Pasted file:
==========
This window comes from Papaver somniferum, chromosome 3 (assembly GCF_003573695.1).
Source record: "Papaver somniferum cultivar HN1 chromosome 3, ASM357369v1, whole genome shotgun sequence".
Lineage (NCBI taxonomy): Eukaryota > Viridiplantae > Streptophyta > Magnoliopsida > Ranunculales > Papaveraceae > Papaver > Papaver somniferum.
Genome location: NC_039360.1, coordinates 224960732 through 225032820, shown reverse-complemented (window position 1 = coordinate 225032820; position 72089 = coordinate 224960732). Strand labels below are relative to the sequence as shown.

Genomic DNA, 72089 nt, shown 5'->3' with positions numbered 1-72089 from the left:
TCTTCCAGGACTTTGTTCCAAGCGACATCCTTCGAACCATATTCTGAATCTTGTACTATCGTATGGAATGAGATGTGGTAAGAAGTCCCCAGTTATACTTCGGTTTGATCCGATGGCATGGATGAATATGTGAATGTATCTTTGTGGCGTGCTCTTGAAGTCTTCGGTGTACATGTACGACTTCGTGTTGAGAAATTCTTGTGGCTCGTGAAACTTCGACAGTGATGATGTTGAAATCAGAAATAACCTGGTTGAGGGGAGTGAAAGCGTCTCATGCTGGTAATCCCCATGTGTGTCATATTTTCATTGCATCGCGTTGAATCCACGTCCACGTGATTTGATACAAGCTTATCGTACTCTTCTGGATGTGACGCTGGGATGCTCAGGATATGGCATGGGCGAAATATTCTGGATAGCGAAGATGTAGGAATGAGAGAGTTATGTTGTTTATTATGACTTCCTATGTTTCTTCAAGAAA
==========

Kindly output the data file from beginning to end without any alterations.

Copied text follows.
This window comes from Papaver somniferum, chromosome 3 (assembly GCF_003573695.1).
Source record: "Papaver somniferum cultivar HN1 chromosome 3, ASM357369v1, whole genome shotgun sequence".
Lineage (NCBI taxonomy): Eukaryota > Viridiplantae > Streptophyta > Magnoliopsida > Ranunculales > Papaveraceae > Papaver > Papaver somniferum.
Genome location: NC_039360.1, coordinates 224960732 through 225032820, shown reverse-complemented (window position 1 = coordinate 225032820; position 72089 = coordinate 224960732). Strand labels below are relative to the sequence as shown.

Genomic DNA, 72089 nt, shown 5'->3' with positions numbered 1-72089 from the left:
TCTTCCAGGACTTTGTTCCAAGCGACATCCTTCGAACCATATTCTGAATCTTGTACTATCGTATGGAATGAGATGTGGTAAGAAGTCCCCAGTTATACTTCGGTTTGATCCGATGGCATGGATGAATATGTGAATGTATCTTTGTGGCGTGCTCTTGAAGTCTTCGGTGTACATGTACGACTTCGTGTTGAGAAATTCTTGTGGCTCGTGAAACTTCGACAGTGATGATGTTGAAATCAGAAATAACCTGGTTGAGGGGAGTGAAAGCGTCTCATGCTGGTAATCCCCATGTGTGTCATATTTTCATTGCATCGCGTTGAATCCACGTCCACGTGATTTGATACAAGCTTATCGTACTCTTCTGGATGTGACGCTGGGATGCTCAGGATATGGCATGGGCGAAATATTCTGGATAGCGAAGATGTAGGAATGAGAGAGTTATGTTGTTTATTATGACTTCCTATGTTTCTTCAAGAAA